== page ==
An important breakthrough in the history of breeding occurred with the advent of holistic approaches in biology and medicine. Quantitative trait locus mapping, genome-wide association studies and whole-genome resequencing studies did not lead only to identification of genes underlying production and other economically important complex traits, but they also allowed identification of signatures of selection and changes associated with domestication and subsequent diversification of plants and animals. Analyses of ancient genomes allowed reconstructing genetic changes that transformed wild animals into their domesticated forms and revealed important information about human – animal – plant – microbe interactions.
Domestic animals and plants represent not only informative biological models but they also bear evidence of creativity, intuition and ingenuity of our ancestors, like other artworks. By providing evidence about its principles, Mendel has certainly contributed to the Art of Breeding.29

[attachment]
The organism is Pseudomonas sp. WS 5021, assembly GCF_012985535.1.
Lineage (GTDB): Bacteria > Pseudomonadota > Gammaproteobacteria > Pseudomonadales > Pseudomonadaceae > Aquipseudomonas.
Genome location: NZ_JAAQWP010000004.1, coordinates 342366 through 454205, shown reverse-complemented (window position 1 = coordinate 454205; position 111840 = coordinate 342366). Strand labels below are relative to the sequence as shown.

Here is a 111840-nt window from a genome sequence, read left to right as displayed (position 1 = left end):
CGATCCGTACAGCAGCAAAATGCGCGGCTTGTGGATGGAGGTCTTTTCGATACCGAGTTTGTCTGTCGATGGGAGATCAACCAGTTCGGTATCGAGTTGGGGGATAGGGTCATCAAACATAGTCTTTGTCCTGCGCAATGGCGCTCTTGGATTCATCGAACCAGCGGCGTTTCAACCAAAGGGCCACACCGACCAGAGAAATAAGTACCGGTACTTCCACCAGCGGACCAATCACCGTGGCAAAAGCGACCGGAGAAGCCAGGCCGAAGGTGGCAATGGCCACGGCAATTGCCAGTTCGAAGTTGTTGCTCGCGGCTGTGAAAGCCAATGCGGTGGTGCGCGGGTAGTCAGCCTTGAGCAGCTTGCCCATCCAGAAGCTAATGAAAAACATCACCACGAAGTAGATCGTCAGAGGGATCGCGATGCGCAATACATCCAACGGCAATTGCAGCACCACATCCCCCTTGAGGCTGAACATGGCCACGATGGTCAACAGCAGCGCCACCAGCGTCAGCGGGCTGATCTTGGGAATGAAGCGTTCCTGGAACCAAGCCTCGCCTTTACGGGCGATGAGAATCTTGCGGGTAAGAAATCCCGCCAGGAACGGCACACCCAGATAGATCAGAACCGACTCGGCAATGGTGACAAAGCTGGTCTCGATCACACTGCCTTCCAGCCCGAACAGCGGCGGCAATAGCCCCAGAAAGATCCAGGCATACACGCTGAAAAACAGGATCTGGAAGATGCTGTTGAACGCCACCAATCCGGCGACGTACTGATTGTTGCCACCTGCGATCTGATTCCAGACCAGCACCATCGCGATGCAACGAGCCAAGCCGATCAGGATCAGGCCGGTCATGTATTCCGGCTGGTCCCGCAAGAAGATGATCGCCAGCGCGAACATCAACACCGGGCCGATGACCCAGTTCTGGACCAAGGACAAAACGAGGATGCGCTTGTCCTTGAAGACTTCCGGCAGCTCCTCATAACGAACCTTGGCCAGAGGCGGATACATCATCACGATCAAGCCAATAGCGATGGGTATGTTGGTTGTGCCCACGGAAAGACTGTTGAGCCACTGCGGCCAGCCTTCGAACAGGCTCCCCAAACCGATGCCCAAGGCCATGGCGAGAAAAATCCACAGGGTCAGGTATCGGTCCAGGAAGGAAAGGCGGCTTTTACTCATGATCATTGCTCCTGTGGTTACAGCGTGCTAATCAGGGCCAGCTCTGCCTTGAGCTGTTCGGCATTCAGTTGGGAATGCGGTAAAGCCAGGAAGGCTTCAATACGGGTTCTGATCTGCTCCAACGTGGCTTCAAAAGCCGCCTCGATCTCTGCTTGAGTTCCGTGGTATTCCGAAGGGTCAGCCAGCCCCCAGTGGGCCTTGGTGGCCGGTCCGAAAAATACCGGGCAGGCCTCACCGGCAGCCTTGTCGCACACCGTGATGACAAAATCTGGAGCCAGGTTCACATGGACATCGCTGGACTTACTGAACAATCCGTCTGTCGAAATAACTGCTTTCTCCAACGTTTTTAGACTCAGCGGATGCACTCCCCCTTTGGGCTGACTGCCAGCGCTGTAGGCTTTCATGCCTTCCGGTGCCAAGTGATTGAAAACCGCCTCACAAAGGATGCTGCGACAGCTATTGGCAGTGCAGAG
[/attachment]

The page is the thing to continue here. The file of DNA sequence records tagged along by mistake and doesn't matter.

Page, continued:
Mendel´s Footsteps in Brno
Mendelianum, Moravian Museum; Institute of Animal Physiology and Genetics, CAS, v.v.i., Brno, CR, email@example.com
Tradition of walks through Mendel´s Brno organized by Mendelianum was supported by publication Mendelovo Brno in 2012 and Path through Mendel´s Brno in 3 languages will be issued for holidays 2015.
Mendel´s Footsteps in Brno include:
150 years ago … Brno in Mendel´s time
National Heritage Institute, Brno, CR, firstname.lastname@example.org
Echos of March 8, 1865
Department of Biology, The Pennsylvania State University, USA, email@example.com